Partnering with Rose-Hulman Ventures has on countless occasions proven to be a great way to launch a business or a product. Having all the necessary technical talent on staff can be challenging even for a big company, and an impossibility for a startup.
For a lot of clients, one successful project leads to plans for another. Such is the case for FetTech, a medical device company created to bring healing technologies to market. It’s the brainchild of Clay and Danielle Fette, both of whom have decades of experience in regenerative medicine.
Clay earned chemical engineering bachelor’s and master’s degrees from Rose-Hulman, while Danielle is a registered nurse. Their work has revolved around what they refer to as multi-tissue platform technology, or MTP for short, which has potential for healing from a wide range of diseases and wounds.
FetTech reached out to Rose-Hulman Ventures initially for help with their initial StemSys product. It’s a wound powder used to help the body’s own healing capabilities to recover from burns, traumatic injuries, chronic wounds and impacts from surgery. It’s made from multiple extracellular matrix tissue sources, and when used in wound treatment, the product induces the body’s own healing capabilities to repair and regenerate damaged tissue.
What originally brought their enterprise to Rose-Hulman Ventures was the need to prepare animal-based tissue sources for the sterile work of healing humans. “We needed Ventures to design and build a custom piece of equipment, the tissue washer,” according to Clay Fette. “It was challenging in many ways, requiring expertise in a variety of different engineering disciplines: chemical, mechanical, software, etc.”
What the Rose-Hulman Ventures team came up with, essentially a washing machine that automates the decellularization process of removing cells from the source tissue, was a key breakthrough that has helped the company grow. “They invented a machine that can wash the tissue, where it is not done by hand,” he explains.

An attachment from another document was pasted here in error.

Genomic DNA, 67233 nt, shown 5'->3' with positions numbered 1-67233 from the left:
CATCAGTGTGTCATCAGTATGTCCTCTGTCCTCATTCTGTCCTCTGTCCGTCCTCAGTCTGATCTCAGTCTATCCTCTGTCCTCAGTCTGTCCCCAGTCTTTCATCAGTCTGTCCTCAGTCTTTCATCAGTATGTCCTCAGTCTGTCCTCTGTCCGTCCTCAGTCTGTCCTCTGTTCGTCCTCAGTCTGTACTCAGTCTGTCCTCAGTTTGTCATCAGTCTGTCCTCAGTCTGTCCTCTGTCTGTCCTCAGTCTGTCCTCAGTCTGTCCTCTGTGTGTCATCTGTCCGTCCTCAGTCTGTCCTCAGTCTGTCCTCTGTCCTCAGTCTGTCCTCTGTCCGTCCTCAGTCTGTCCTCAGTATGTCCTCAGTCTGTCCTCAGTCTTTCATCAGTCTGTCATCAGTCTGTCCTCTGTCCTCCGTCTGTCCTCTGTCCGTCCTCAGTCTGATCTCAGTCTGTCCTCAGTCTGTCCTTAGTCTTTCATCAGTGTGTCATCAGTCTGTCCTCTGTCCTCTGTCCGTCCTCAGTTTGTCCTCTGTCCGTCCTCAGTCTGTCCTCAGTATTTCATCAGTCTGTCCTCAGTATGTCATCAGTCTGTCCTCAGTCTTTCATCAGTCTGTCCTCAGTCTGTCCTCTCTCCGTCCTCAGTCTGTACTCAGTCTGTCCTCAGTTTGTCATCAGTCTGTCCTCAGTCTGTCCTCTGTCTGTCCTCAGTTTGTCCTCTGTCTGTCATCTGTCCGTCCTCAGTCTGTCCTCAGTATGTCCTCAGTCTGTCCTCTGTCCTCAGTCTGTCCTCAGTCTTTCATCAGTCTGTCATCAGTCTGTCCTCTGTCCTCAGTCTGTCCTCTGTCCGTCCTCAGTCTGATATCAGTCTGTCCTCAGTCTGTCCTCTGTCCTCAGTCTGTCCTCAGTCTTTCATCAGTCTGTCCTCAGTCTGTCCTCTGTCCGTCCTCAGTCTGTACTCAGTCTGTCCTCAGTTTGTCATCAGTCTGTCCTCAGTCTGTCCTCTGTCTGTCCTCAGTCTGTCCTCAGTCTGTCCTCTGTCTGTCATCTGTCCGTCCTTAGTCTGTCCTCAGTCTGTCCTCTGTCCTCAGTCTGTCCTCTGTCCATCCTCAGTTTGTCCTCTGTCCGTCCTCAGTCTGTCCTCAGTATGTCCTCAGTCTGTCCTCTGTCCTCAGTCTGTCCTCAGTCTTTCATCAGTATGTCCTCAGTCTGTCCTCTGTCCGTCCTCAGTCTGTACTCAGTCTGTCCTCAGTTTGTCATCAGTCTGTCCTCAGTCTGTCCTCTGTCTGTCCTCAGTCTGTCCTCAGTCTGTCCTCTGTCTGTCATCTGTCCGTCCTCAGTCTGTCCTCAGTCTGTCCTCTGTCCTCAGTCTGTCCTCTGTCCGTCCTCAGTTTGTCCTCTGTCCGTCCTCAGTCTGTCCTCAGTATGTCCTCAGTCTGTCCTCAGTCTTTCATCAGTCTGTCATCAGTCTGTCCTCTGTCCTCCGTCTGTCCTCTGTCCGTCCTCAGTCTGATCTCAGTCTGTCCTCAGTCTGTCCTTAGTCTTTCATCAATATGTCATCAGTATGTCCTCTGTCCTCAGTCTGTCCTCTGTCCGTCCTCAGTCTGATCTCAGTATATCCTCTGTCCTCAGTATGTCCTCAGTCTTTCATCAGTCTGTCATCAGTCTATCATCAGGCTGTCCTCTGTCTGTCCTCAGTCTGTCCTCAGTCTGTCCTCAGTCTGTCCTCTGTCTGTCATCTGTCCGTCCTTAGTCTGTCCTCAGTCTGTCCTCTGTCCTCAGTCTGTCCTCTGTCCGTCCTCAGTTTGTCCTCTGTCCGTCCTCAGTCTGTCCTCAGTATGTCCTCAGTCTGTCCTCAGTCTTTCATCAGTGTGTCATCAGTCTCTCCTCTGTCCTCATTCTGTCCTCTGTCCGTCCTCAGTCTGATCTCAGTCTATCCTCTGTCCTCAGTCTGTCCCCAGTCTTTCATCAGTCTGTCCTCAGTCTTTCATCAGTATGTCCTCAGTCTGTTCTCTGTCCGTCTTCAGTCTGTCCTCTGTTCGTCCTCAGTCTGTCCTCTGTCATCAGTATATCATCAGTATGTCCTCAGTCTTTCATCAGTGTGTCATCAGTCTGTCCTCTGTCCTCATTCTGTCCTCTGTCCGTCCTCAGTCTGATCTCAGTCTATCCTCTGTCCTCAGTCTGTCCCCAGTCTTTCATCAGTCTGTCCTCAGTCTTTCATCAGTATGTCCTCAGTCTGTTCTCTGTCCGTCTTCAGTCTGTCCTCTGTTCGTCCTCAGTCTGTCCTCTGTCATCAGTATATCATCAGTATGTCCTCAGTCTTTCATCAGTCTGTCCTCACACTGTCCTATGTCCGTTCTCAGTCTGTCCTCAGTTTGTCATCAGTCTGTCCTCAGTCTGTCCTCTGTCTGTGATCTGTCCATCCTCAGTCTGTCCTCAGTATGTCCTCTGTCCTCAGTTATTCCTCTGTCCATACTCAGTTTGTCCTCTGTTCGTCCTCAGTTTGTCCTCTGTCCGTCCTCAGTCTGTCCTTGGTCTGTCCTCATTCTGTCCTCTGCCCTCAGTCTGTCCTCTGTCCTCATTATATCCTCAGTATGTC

The resulting StemSys product is FDA-cleared and used in hospitals for treating burns, wounds and other trauma. Clinicians apply the powder, and it triggers the body to heal and regenerate tissue.
“Clay has worked with Rose-Hulman and Rose-Hulman Ventures for years, and has always been more than pleased with the results,” says Juliet Hahn, chief communications officer. “So we keep using them. We are currently refining what we made, evaluating any updates, making additional units to increase production capacity.”
FetTech has found that its multi-tissue platform technology has wide-ranging promise beyond wound healing. A gel formulation has skin recovery and tissue regeneration applications, and there are antiviral properties that could target everything from hepatitis and shingles to COVID.
“Short- and long-term, we have some new projects going with Rose-Hulman Ventures related to our next-generation gel formulations, some three-dimensional constructs such as tubes for vascular and urology applications, and compressible sponges for orthopedic use,” Fette explains. Some of the work could lead to prototyping, process development or equipment manufacturing.
However it proceeds, FetTech is able to tap into multidisciplinary expertise through Rose-Hulman Ventures. And, Fette adds, the young minds of Rose-Hulman Ventures student interns are incredibly valuable, as they proved during the initial work on the tissue washing technology.
“We ran into several obstacles during the project, all of which were overcome by the interns with the guidance of the project managers,” he recalls. “The interns came up with new and creative ways to solve problems, which to me is the most interesting part of the project—seeing these young women and men solving problems in unique ways.”